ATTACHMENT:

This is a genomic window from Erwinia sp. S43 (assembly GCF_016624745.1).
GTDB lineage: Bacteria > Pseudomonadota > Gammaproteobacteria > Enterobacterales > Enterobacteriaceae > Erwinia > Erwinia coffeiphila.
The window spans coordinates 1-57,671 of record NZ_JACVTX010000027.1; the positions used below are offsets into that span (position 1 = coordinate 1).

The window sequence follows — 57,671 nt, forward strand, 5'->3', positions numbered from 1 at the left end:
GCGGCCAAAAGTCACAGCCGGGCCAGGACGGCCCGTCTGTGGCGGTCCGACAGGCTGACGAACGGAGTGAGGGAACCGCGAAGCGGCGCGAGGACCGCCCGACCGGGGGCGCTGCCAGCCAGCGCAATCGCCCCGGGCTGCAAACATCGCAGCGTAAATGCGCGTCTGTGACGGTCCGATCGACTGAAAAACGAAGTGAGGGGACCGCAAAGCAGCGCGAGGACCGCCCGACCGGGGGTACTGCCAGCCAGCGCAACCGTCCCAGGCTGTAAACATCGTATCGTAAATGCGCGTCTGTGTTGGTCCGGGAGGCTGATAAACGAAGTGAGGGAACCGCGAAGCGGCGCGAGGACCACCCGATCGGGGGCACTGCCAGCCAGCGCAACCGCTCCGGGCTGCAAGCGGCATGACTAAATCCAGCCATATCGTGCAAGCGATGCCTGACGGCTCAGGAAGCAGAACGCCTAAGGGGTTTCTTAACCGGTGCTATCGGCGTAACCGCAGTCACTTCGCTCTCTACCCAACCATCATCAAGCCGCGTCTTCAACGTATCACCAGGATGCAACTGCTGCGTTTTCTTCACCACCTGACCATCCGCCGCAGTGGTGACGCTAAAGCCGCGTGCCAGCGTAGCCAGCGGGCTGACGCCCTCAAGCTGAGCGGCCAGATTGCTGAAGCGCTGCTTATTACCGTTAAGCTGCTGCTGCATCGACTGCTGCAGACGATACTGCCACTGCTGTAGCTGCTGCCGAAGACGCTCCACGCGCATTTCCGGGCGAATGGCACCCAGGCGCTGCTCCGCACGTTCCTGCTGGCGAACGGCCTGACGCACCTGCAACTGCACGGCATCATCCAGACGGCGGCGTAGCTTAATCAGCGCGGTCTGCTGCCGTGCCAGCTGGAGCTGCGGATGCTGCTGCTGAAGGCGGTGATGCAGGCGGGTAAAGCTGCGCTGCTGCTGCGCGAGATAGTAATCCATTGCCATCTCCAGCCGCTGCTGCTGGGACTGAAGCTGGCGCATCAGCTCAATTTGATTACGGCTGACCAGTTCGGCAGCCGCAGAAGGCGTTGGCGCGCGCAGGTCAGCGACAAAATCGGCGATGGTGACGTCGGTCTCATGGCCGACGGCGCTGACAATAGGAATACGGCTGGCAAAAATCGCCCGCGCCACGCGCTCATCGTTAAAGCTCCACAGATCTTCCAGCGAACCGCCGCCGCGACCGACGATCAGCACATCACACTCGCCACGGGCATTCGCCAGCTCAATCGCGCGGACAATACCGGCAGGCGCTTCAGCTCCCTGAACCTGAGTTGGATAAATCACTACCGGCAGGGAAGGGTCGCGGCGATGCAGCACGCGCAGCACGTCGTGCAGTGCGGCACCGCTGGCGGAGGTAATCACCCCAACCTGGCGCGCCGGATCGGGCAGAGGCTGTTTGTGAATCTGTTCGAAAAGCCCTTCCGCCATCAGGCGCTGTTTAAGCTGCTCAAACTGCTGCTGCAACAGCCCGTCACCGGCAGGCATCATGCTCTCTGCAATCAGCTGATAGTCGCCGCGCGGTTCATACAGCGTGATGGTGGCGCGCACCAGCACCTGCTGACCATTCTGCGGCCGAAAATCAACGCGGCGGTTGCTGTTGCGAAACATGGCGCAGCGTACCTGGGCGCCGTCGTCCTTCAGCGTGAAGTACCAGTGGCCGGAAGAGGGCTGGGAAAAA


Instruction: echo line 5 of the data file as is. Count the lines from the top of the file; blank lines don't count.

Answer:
GCGGCCAAAAGTCACAGCCGGGCCAGGACGGCCCGTCTGTGGCGGTCCGACAGGCTGACGAACGGAGTGAGGGAACCGCGAAGCGGCGCGAGGACCGCCCGACCGGGGGCGCTGCCAGCCAGCGCAATCGCCCCGGGCTGCAAACATCGCAGCGTAAATGCGCGTCTGTGACGGTCCGATCGACTGAAAAACGAAGTGAGGGGACCGCAAAGCAGCGCGAGGACCGCCCGACCGGGGGTACTGCCAGCCAGCGCAACCGTCCCAGGCTGTAAACATCGTATCGTAAATGCGCGTCTGTGTTGGTCCGGGAGGCTGATAAACGAAGTGAGGGAACCGCGAAGCGGCGCGAGGACCACCCGATCGGGGGCACTGCCAGCCAGCGCAACCGCTCCGGGCTGCAAGCGGCATGACTAAATCCAGCCATATCGTGCAAGCGATGCCTGACGGCTCAGGAAGCAGAACGCCTAAGGGGTTTCTTAACCGGTGCTATCGGCGTAACCGCAGTCACTTCGCTCTCTACCCAACCATCATCAAGCCGCGTCTTCAACGTATCACCAGGATGCAACTGCTGCGTTTTCTTCACCACCTGACCATCCGCCGCAGTGGTGACGCTAAAGCCGCGTGCCAGCGTAGCCAGCGGGCTGACGCCCTCAAGCTGAGCGGCCAGATTGCTGAAGCGCTGCTTATTACCGTTAAGCTGCTGCTGCATCGACTGCTGCAGACGATACTGCCACTGCTGTAGCTGCTGCCGAAGACGCTCCACGCGCATTTCCGGGCGAATGGCACCCAGGCGCTGCTCCGCACGTTCCTGCTGGCGAACGGCCTGACGCACCTGCAACTGCACGGCATCATCCAGACGGCGGCGTAGCTTAATCAGCGCGGTCTGCTGCCGTGCCAGCTGGAGCTGCGGATGCTGCTGCTGAAGGCGGTGATGCAGGCGGGTAAAGCTGCGCTGCTGCTGCGCGAGATAGTAATCCATTGCCATCTCCAGCCGCTGCTGCTGGGACTGAAGCTGGCGCATCAGCTCAATTTGATTACGGCTGACCAGTTCGGCAGCCGCAGAAGGCGTTGGCGCGCGCAGGTCAGCGACAAAATCGGCGATGGTGACGTCGGTCTCATGGCCGACGGCGCTGACAATAGGAATACGGCTGGCAAAAATCGCCCGCGCCACGCGCTCATCGTTAAAGCTCCACAGATCTTCCAGCGAACCGCCGCCGCGACCGACGATCAGCACATCACACTCGCCACGGGCATTCGCCAGCTCAATCGCGCGGACAATACCGGCAGGCGCTTCAGCTCCCTGAACCTGAGTTGGATAAATCACTACCGGCAGGGAAGGGTCGCGGCGATGCAGCACGCGCAGCACGTCGTGCAGTGCGGCACCGCTGGCGGAGGTAATCACCCCAACCTGGCGCGCCGGATCGGGCAGAGGCTGTTTGTGAATCTGTTCGAAAAGCCCTTCCGCCATCAGGCGCTGTTTAAGCTGCTCAAACTGCTGCTGCAACAGCCCGTCACCGGCAGGCATCATGCTCTCTGCAATCAGCTGATAGTCGCCGCGCGGTTCATACAGCGTGATGGTGGCGCGCACCAGCACCTGCTGACCATTCTGCGGCCGAAAATCAACGCGGCGGTTGCTGTTGCGAAACATGGCGCAGCGTACCTGGGCGCCGTCGTCCTTCAGCGTGAAGTACCAGTGGCCGGAAGAGGGCTGGGAAAAA